Former Hillary Clinton campaign chairman John Podesta said Sen. Bernie Sanders (I., Vt.) is "angry at the world" and wouldn't appeal as much to "traditionally liberal Democrats" as Sen. Elizabeth Warren (D., Mass.).
Podesta told BuzzFeed News that Sanders, who mounted a sturdy challenge to Clinton in the 2016 Democratic primary, is more likely to gain favor with young voters because he's "so angry."
"I think Bernie’s thing plays better with younger voters, because he’s so angry," Podesta said. "I’m not talking about being angry at Trump. I’m talking about being angry at the world. She doesn’t carry that with her."
It's another implicit shot at Sanders from Clinton World, which carries residual bitterness from its battle for the nomination two years ago.
Sanders and Clinton's fight exposed raw rifts within the Democratic Party, with Clinton representing the preferred pick of the establishment and Sanders' insurgent candidacy inspiring hope in its far-left flank. Clinton fended him off to win the nomination and receive his reluctant endorsement, but she blamed him later on for her loss at Donald Trump's hands.
She wrote in her election memoir What Happened that his broadsides on her during the primary, such as that she was a Wall Street puppet, did "lasting damage" and helped play into Trump's "Crooked Hillary" attacks.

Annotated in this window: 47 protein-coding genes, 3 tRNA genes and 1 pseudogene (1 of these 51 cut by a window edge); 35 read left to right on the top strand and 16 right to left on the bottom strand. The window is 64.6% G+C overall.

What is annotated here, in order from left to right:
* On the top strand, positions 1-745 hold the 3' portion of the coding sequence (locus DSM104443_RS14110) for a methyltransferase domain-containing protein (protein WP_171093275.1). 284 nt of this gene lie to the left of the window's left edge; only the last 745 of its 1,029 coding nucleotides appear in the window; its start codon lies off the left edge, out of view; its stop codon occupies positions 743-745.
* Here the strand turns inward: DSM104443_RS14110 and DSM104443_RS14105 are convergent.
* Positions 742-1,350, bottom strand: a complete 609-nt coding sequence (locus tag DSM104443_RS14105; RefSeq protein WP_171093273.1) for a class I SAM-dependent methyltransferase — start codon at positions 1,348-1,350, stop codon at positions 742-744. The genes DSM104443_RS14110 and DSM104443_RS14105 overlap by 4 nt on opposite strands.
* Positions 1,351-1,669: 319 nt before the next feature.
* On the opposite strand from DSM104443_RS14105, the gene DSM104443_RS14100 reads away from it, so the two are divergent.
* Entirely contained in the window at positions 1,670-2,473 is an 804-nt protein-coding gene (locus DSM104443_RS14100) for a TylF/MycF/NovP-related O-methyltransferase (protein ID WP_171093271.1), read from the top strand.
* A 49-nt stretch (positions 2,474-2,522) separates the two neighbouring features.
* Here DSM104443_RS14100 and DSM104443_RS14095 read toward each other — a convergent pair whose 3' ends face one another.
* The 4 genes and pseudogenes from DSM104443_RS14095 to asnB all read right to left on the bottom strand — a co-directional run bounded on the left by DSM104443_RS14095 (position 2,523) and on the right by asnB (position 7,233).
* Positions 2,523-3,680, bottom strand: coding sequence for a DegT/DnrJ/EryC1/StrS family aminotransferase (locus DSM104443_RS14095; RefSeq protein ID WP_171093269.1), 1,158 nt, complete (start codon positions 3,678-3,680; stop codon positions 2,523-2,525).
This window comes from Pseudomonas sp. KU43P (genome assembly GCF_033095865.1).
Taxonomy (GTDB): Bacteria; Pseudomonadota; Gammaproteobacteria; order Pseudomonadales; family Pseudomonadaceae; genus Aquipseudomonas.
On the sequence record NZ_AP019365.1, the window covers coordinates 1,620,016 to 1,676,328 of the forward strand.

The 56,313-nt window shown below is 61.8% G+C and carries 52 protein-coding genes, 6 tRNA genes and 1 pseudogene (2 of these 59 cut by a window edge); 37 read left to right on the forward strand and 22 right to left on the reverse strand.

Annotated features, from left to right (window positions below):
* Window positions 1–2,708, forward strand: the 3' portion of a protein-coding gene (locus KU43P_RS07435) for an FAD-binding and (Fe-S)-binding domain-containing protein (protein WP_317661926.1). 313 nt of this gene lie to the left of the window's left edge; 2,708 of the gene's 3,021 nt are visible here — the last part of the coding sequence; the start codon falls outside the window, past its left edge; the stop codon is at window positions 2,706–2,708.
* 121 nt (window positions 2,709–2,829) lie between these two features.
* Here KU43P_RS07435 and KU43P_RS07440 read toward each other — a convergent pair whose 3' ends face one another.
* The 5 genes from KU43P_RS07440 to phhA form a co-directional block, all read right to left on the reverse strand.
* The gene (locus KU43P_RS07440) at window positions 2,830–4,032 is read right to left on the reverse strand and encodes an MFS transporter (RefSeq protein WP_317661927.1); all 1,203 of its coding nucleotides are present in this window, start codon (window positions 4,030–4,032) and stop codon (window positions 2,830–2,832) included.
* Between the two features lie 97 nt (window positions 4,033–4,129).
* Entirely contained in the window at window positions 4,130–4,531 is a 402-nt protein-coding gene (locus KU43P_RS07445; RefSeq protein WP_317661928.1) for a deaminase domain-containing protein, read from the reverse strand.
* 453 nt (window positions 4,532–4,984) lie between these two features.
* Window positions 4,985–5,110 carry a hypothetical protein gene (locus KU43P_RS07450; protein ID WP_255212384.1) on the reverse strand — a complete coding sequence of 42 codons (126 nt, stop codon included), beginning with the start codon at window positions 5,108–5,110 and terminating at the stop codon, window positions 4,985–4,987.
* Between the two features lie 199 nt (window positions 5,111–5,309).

Warren was one of the last Senate Democrats to endorse Clinton in 2016, waiting until after she clinched the nomination. Some Sanders supporters remain angry that she didn't back their more progressive candidate.
BuzzFeed profiled Warren in juxtaposition to Sanders as the two progressive favorites position themselves for long-rumored 2020 White House bids.
"They’re overlapping bell curves, but they’re not the same," Podesta said.
Longtime Democratic operative Anita Dunn said Sanders is "trying to create a movement" while Warren is focused more on influencing policy.
"As much as people try to lump them together, they are stylistically very different," Dunn said. "He is trying to create a movement. She approaches so many of these policy issues as a good lawyer or powerful cross-examiner would. She looks for ways where the laws can be improved."